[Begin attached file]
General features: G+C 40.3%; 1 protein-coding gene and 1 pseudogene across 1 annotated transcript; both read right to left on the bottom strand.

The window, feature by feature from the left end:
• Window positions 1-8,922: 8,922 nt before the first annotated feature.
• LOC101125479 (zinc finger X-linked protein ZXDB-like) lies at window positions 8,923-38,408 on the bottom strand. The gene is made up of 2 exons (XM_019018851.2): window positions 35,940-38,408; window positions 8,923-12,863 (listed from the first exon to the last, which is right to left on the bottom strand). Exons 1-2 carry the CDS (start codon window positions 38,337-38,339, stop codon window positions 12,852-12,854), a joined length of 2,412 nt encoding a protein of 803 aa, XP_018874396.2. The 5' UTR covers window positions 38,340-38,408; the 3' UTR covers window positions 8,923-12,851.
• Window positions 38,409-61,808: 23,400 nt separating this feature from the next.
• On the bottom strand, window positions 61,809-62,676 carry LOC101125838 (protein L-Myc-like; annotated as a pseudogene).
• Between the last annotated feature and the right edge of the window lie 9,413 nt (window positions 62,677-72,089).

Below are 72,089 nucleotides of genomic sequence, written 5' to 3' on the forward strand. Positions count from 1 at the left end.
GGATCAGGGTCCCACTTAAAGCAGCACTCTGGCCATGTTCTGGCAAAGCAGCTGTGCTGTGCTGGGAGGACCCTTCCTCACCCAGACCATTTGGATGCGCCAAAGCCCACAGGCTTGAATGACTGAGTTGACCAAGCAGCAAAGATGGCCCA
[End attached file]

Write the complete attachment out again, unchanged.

General features: G+C 40.3%; 1 protein-coding gene and 1 pseudogene across 1 annotated transcript; both read right to left on the bottom strand.

The window, feature by feature from the left end:
• Window positions 1-8,922: 8,922 nt before the first annotated feature.
• LOC101125479 (zinc finger X-linked protein ZXDB-like) lies at window positions 8,923-38,408 on the bottom strand. The gene is made up of 2 exons (XM_019018851.2): window positions 35,940-38,408; window positions 8,923-12,863 (listed from the first exon to the last, which is right to left on the bottom strand). Exons 1-2 carry the CDS (start codon window positions 38,337-38,339, stop codon window positions 12,852-12,854), a joined length of 2,412 nt encoding a protein of 803 aa, XP_018874396.2. The 5' UTR covers window positions 38,340-38,408; the 3' UTR covers window positions 8,923-12,851.
• Window positions 38,409-61,808: 23,400 nt separating this feature from the next.
• On the bottom strand, window positions 61,809-62,676 carry LOC101125838 (protein L-Myc-like; annotated as a pseudogene).
• Between the last annotated feature and the right edge of the window lie 9,413 nt (window positions 62,677-72,089).

Below are 72,089 nucleotides of genomic sequence, written 5' to 3' on the forward strand. Positions count from 1 at the left end.
GGATCAGGGTCCCACTTAAAGCAGCACTCTGGCCATGTTCTGGCAAAGCAGCTGTGCTGTGCTGGGAGGACCCTTCCTCACCCAGACCATTTGGATGCGCCAAAGCCCACAGGCTTGAATGACTGAGTTGACCAAGCAGCAAAGATGGCCCA